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More UC Market Research
On the heels of the aforementioned Gartner study, Infonetics has a report out on Unified Communications, and they reach largely the same conclusion, that the value is in productivity rather than cost savings. However, the Infonetics view seems to tie UC adoption more closely to the legacy environment nonetheless.
On the heels of the aforementioned Gartner study, Infonetics has a report out on Unified Communications, and they reach largely the same conclusion, that the value is in productivity rather than cost savings. However, the Infonetics view seems to tie UC adoption more closely to the legacy environment nonetheless.For one thing, IP-PBXs still come across as something close to a prerequisite for UC. Infonetics analyst Mathias Machowinski is quoted as saying:
It's no secret that Microsoft is predicting the death of the PBX, to be replaced by a software-based communication approach like OCS 2007; but we didn't find many people convinced that this is yet the way to go. What we're seeing instead is companies keeping their IP PBXs, and layering unified communications applications on top.
Infonetics also says that the first iteration of UC will, in fact, be unified messaging: "UC will start as a convergence of voice and e-mail, the most widely used communication services, involving a single in-box for different message types, contact management, click-to-communicate capability, and presence," the release states.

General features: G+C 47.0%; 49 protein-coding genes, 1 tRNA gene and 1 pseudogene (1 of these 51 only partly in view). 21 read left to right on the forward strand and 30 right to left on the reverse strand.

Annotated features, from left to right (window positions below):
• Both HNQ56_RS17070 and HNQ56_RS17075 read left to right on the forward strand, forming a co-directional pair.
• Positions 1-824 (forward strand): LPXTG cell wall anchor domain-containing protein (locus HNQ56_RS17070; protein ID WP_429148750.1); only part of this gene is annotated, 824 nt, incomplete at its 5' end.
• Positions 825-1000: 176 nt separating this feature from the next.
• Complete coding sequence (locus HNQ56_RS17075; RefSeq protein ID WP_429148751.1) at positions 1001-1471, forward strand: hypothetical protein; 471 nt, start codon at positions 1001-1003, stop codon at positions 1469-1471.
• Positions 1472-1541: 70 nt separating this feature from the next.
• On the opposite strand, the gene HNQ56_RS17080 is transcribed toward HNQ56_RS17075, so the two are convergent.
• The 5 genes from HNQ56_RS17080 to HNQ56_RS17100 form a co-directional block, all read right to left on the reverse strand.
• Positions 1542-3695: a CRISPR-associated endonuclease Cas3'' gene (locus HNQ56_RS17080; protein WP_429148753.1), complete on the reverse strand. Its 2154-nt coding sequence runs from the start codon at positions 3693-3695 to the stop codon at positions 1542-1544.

However, this seems less a function of user interest in unified messaging as a standalone application; rather, the key seems to be that UM is the thin edge of the Microsoft wedge; Machowinski says, "Microsoft is seeing early success by leveraging their leadership in e-mail messaging and desktop environments."
Though Infonetics says Cisco and Microsoft have the early edge, the market researchers aren't calling a winner, and say that incumbents like Avaya and Nortel still look strong. Probably the most telling quote from Machowinski: "There are still opportunities ahead for vendors looking to get into or ahead in the unified communications market, because many buyers don't yet know who they will be buying from two years from now."
What rings true to me about this analysis is that you get a picture of enterprises sort of backing into UC, or cherry-picking UC functionality based on the best opportunity to leverage what they already have, and to trial new applications and capabilities in reasonable doses, all while proceeding with an IP-telephony infrastructure upgrade that they are nowhere near completing.
Having a plan for UC may be like having a plan for life: It's nice for those who can manage it, but if you have a set of guiding principles, you can adapt to current and short-term situations and achieve much the same result, even absent a detailed agenda.